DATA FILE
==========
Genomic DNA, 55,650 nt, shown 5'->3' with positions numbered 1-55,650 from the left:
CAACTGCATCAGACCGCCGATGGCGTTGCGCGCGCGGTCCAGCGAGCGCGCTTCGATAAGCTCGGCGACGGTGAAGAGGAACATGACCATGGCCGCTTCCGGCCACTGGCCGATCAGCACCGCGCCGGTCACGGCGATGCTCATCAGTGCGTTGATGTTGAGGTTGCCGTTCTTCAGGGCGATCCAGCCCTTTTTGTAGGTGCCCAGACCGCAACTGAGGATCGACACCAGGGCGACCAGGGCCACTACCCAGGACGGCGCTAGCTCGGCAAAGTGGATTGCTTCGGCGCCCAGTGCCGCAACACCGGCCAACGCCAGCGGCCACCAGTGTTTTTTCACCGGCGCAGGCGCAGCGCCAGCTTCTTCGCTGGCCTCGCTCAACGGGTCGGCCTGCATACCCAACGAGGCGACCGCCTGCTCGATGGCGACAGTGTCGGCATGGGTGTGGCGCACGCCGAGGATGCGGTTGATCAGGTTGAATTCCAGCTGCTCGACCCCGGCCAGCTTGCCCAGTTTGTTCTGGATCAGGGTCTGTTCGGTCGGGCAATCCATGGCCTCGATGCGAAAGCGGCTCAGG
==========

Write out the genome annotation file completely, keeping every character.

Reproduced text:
Genomic DNA, 55,650 nt, shown 5'->3' with positions numbered 1-55,650 from the left:
CAACTGCATCAGACCGCCGATGGCGTTGCGCGCGCGGTCCAGCGAGCGCGCTTCGATAAGCTCGGCGACGGTGAAGAGGAACATGACCATGGCCGCTTCCGGCCACTGGCCGATCAGCACCGCGCCGGTCACGGCGATGCTCATCAGTGCGTTGATGTTGAGGTTGCCGTTCTTCAGGGCGATCCAGCCCTTTTTGTAGGTGCCCAGACCGCAACTGAGGATCGACACCAGGGCGACCAGGGCCACTACCCAGGACGGCGCTAGCTCGGCAAAGTGGATTGCTTCGGCGCCCAGTGCCGCAACACCGGCCAACGCCAGCGGCCACCAGTGTTTTTTCACCGGCGCAGGCGCAGCGCCAGCTTCTTCGCTGGCCTCGCTCAACGGGTCGGCCTGCATACCCAACGAGGCGACCGCCTGCTCGATGGCGACAGTGTCGGCATGGGTGTGGCGCACGCCGAGGATGCGGTTGATCAGGTTGAATTCCAGCTGCTCGACCCCGGCCAGCTTGCCCAGTTTGTTCTGGATCAGGGTCTGTTCGGTCGGGCAATCCATGGCCTCGATGCGAAAGCGGCTCAGG